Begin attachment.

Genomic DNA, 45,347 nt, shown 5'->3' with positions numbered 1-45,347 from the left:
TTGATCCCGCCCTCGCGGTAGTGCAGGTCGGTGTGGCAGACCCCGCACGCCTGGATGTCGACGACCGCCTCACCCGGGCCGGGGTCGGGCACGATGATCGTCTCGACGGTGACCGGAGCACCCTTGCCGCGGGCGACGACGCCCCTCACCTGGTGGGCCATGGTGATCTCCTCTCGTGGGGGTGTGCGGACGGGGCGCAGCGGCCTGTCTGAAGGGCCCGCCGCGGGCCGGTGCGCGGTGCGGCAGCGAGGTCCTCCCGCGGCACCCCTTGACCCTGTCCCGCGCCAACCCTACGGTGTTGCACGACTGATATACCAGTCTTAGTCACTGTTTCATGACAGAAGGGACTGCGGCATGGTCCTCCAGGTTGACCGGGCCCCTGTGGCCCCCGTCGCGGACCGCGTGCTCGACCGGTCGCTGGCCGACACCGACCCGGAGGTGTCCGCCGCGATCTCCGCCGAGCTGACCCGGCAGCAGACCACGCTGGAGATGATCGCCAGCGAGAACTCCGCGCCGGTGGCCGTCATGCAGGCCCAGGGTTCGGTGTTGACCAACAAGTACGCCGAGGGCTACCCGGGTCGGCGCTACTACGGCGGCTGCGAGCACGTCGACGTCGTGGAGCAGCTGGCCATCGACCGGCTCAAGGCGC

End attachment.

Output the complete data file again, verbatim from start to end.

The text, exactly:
Genomic DNA, 45,347 nt, shown 5'->3' with positions numbered 1-45,347 from the left:
TTGATCCCGCCCTCGCGGTAGTGCAGGTCGGTGTGGCAGACCCCGCACGCCTGGATGTCGACGACCGCCTCACCCGGGCCGGGGTCGGGCACGATGATCGTCTCGACGGTGACCGGAGCACCCTTGCCGCGGGCGACGACGCCCCTCACCTGGTGGGCCATGGTGATCTCCTCTCGTGGGGGTGTGCGGACGGGGCGCAGCGGCCTGTCTGAAGGGCCCGCCGCGGGCCGGTGCGCGGTGCGGCAGCGAGGTCCTCCCGCGGCACCCCTTGACCCTGTCCCGCGCCAACCCTACGGTGTTGCACGACTGATATACCAGTCTTAGTCACTGTTTCATGACAGAAGGGACTGCGGCATGGTCCTCCAGGTTGACCGGGCCCCTGTGGCCCCCGTCGCGGACCGCGTGCTCGACCGGTCGCTGGCCGACACCGACCCGGAGGTGTCCGCCGCGATCTCCGCCGAGCTGACCCGGCAGCAGACCACGCTGGAGATGATCGCCAGCGAGAACTCCGCGCCGGTGGCCGTCATGCAGGCCCAGGGTTCGGTGTTGACCAACAAGTACGCCGAGGGCTACCCGGGTCGGCGCTACTACGGCGGCTGCGAGCACGTCGACGTCGTGGAGCAGCTGGCCATCGACCGGCTCAAGGCGC